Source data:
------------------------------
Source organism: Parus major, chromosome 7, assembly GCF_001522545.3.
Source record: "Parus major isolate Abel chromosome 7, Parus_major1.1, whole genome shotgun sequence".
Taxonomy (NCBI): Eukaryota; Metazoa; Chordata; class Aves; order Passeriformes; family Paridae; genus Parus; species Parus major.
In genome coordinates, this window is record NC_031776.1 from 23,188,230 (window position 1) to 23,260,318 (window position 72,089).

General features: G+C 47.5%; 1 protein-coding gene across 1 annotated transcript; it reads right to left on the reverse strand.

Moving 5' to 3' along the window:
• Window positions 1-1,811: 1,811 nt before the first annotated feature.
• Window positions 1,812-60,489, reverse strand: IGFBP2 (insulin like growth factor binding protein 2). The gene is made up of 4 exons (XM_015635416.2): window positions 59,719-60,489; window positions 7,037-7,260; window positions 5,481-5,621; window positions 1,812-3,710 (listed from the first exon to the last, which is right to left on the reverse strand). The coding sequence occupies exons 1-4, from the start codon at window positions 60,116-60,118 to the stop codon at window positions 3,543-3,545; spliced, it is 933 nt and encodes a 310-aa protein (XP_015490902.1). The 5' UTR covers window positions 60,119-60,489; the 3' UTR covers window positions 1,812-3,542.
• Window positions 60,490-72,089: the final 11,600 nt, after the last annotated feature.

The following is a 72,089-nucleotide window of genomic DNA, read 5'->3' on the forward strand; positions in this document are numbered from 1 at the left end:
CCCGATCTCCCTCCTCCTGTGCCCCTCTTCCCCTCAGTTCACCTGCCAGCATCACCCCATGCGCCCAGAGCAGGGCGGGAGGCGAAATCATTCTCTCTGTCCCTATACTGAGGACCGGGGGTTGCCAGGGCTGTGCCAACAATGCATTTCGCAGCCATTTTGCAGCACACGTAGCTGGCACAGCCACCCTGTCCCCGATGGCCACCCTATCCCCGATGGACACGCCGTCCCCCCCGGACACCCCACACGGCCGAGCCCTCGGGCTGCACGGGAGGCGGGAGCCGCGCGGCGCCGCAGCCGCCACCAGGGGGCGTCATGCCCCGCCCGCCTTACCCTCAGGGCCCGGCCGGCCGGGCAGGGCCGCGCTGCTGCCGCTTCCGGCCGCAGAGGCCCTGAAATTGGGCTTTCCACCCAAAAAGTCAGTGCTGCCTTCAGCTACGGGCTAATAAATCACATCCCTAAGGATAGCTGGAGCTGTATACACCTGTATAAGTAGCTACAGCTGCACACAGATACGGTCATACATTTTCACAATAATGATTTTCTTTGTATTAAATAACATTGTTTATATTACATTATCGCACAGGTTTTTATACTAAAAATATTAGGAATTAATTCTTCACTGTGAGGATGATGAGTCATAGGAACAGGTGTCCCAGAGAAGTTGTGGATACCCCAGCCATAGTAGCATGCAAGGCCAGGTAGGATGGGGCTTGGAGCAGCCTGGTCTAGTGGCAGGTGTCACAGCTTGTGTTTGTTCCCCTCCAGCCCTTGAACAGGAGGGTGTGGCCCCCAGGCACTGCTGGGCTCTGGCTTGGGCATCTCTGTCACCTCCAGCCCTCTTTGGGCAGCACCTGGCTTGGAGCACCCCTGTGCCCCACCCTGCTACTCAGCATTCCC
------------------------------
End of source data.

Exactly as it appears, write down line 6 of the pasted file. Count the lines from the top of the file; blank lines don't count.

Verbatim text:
Moving 5' to 3' along the window: